Friday, 30 March 2012

Fuelling the flames of negative PR

You would’ve had to have been out of the country this week not to have seen how badly handled PR can affect our daily lives. I am, of course, talking about the threat of fuel strikes which this week has gripped the UK population in a seemingly paranoid frenzy over potential shortages. From a PR perspective it has been interesting to witness the power of messaging going wrong. Government calls to the public not to panic buy, combined with almost contradictory (and at times misguided) advice on how to store reserves of fuel, have resulted in chaos at petrol stations across the country. Even drivers making their scheduled fill-up in the last few days have been met by unprecedented queues of other drivers opportunistically filling up to save themselves from the threat of running dry. Overall it shows how critical the timing of PR can be, making the right noises at the wrong time can cause just as many problems as an ill-advised comment. Had the threatened strikes materialised the advice given may well have been sensible, but sometimes pre-empting problems can actually fan the flames of panic. We always recommend that our clients think through the implications of answering a potential PR crisis – sometimes it can be better to manage an issue reservedly to stop the threat of trouble becoming a self-fulfilling prophecy.

On the flipside of PR, it can also have a tremendously positive effect as reported on the BBC News website this week. A San Francisco-based video games developer is making history by financing its next title using money pledged by its fans and supporters. Using its groundswell of support, Double Fine Productions was able to generate headline-grabbing news which has further fed the campaign to raise funds. As a reward the fans (or perhaps we should say investors) that pledge money get to talk directly to developers, make suggestions and ultimately get a free copy of the game once its completed. It’s interesting to see the relationship that could develop from customers and stakeholders merging into one group and its potential development in the future.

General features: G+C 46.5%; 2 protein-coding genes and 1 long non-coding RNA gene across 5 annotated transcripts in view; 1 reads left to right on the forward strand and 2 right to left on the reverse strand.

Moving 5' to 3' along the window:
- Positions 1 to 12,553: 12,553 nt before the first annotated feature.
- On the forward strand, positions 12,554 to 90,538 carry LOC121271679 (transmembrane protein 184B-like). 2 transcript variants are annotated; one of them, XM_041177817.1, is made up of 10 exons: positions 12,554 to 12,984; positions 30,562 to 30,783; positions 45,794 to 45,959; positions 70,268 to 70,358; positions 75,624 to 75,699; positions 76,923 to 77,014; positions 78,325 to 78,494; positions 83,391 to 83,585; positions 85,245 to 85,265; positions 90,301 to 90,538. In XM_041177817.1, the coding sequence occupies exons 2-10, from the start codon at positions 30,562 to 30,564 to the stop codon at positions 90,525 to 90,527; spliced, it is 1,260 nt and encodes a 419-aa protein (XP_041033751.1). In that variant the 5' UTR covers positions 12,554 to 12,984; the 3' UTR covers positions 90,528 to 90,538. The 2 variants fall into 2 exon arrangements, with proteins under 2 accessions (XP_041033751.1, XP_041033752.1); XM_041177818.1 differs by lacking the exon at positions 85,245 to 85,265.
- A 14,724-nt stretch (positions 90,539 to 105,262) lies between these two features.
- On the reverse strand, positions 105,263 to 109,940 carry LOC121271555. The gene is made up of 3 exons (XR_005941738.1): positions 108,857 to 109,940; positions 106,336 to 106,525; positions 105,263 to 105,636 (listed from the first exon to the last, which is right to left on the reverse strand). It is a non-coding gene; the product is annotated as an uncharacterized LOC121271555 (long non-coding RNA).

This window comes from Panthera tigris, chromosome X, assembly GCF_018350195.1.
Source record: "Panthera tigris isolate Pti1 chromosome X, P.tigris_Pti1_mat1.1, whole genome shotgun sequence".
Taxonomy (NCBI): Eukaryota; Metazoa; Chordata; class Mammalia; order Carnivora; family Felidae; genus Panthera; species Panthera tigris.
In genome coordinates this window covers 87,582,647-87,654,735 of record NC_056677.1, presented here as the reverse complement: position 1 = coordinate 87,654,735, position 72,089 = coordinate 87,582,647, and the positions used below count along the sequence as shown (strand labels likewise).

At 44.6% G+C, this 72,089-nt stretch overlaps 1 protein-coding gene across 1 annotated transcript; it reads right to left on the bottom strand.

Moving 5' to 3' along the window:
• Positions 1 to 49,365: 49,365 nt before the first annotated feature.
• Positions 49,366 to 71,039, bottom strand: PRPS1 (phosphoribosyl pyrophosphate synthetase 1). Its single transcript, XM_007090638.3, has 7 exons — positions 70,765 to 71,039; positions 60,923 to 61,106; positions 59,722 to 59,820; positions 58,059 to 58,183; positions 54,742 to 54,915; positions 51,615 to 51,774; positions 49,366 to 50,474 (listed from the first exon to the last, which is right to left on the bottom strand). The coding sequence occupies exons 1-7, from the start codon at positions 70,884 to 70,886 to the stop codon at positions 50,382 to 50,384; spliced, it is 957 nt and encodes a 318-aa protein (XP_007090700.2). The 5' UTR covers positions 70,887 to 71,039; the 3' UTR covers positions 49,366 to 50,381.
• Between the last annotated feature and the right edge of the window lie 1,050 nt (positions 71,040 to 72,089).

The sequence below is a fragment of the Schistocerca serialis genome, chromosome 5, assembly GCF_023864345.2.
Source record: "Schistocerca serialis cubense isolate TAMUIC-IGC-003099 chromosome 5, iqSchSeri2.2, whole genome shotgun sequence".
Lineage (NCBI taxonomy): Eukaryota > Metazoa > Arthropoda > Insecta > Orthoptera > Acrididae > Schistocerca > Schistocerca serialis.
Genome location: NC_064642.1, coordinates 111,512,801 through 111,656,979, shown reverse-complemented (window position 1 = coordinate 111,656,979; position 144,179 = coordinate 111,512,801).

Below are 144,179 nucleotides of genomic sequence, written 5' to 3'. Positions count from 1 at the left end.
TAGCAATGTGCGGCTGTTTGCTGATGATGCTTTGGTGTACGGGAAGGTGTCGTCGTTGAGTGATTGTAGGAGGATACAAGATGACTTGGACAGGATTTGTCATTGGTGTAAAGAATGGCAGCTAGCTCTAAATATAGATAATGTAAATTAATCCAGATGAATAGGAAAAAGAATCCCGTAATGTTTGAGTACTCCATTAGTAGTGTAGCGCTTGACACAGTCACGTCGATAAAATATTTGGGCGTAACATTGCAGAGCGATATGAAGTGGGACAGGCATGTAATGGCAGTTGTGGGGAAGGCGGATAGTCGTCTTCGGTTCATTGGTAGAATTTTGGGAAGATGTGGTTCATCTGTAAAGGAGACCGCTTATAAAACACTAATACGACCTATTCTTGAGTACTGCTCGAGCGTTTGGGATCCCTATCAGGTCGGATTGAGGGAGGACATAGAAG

Another big story in the world of technology this week was the news that games retailer Game went into administration on Monday. The Guardian’s Keith Stuart blogged the story and how it could be a sign of wider changes in the consumer technology market (not just games) as highstreet retailers struggle to win a seemingly diminishing market against online retailers and big supermarkets who have the clout to cut costs and offer cheaper products and services. The article also looks at the potentials and pitfalls of selling games via online download, which could transform the market in much the same way that music downloads have all but crushed the physical music format market. What the potential demise of Game demonstrates is that the technology industry is going through some uncertain times and as a whole needs to work harder than ever to get its message across to existing and potential clients. Inevitably Marketing and PR have a greater role than ever in attracting essential sales.

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